And so I was too slow. Nelson ran out the front, and I was terrified again of Nelson running across the road. And the people were a bit like the people from the dog attack actually. Had no level of concern at all. I'm like, "He tries to run across the road." I thought they'd come and help me, but they didn't. Eventually, anyway, it resolved itself. Nelson came inside and she did come and shut the door, so that was great.
But I was furious. I was irrationally - I understand this, but my natural instinctive human response was to be really mad that they had left the gate open and come to the door. And then I said, "Okay for dogs." They didn't say "Yes, but we've got that gate open, just so you know." Like, they said nothing.
So I was angry, but I was polite and I was kind and I was nice. I was really polite to them, like, I wasn't rude. I opened the gate and then they grabbed the thing and left. And so there was no, "Sorry about the dog getting out." There was no, "Thank you for this free thing that you've just given me." There was nothing. And I was furious. And you know what? That's okay. It's okay for me to have natural human responses to things when I'm triggered by something.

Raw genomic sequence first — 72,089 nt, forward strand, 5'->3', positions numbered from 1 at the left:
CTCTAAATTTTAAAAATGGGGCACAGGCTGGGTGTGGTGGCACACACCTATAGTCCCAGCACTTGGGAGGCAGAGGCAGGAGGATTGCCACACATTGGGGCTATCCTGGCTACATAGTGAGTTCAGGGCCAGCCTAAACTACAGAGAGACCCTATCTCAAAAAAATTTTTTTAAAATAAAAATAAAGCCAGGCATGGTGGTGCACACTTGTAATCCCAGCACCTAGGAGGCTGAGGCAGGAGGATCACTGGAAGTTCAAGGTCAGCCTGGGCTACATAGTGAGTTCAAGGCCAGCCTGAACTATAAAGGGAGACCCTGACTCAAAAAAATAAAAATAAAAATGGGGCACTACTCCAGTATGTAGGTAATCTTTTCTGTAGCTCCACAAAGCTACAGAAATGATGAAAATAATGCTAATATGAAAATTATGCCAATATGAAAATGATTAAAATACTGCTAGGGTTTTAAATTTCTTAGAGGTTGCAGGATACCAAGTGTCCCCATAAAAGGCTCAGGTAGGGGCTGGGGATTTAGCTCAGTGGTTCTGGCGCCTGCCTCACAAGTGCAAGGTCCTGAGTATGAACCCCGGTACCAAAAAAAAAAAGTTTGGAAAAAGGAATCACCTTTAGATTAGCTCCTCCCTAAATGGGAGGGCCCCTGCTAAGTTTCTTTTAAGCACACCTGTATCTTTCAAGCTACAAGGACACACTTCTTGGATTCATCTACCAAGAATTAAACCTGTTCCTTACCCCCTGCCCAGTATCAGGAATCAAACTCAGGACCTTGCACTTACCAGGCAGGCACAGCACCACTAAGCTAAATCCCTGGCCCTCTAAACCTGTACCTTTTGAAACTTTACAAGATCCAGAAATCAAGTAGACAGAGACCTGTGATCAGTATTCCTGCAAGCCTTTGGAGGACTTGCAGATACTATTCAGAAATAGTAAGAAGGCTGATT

My dogs are so vitally important to me that they're featured in two of these stories. And the fact that I had that reaction is not a problem. It doesn't make me a bad person. I don't need to try and pretend I wasn't furious at them. They might be lovely people and they may not have realized the danger that Nelson was in. And they might have thought that they said thank you for the glass or whatever. Maybe they thanked Matt in the message when they organized it. I don't know, but it's not really about them. I'm never going to see them again. It's not about me trying to get them to be better people or anything. But my natural instinctive reaction was to feel a level of anger. And in that moment, I didn't have the space that was available to me in the two previous ones.
So in the dog attack with Nelson, I went down the spiral. I was attacking myself. But then I had this moment of actual choice. It's like a space where I could actually choose. And I had the same thing when it came to asking Matt for help for me to be reminded about the importance of play and not tension when it comes to my work. I had the space to see and then to ask for support.
But this other thing, I'm feeling much better about it now as I've processed, as I've talked with you and shared with you. But the fact that my intention for myself is to not fight what is and not resist the universe. It would be really, really tempting for me to try and fast forward to accepting those people and accepting the fact that that happened and accepting the fact that they left a little gate open and Nelson went out and they didn't care and weren't too fussed about it.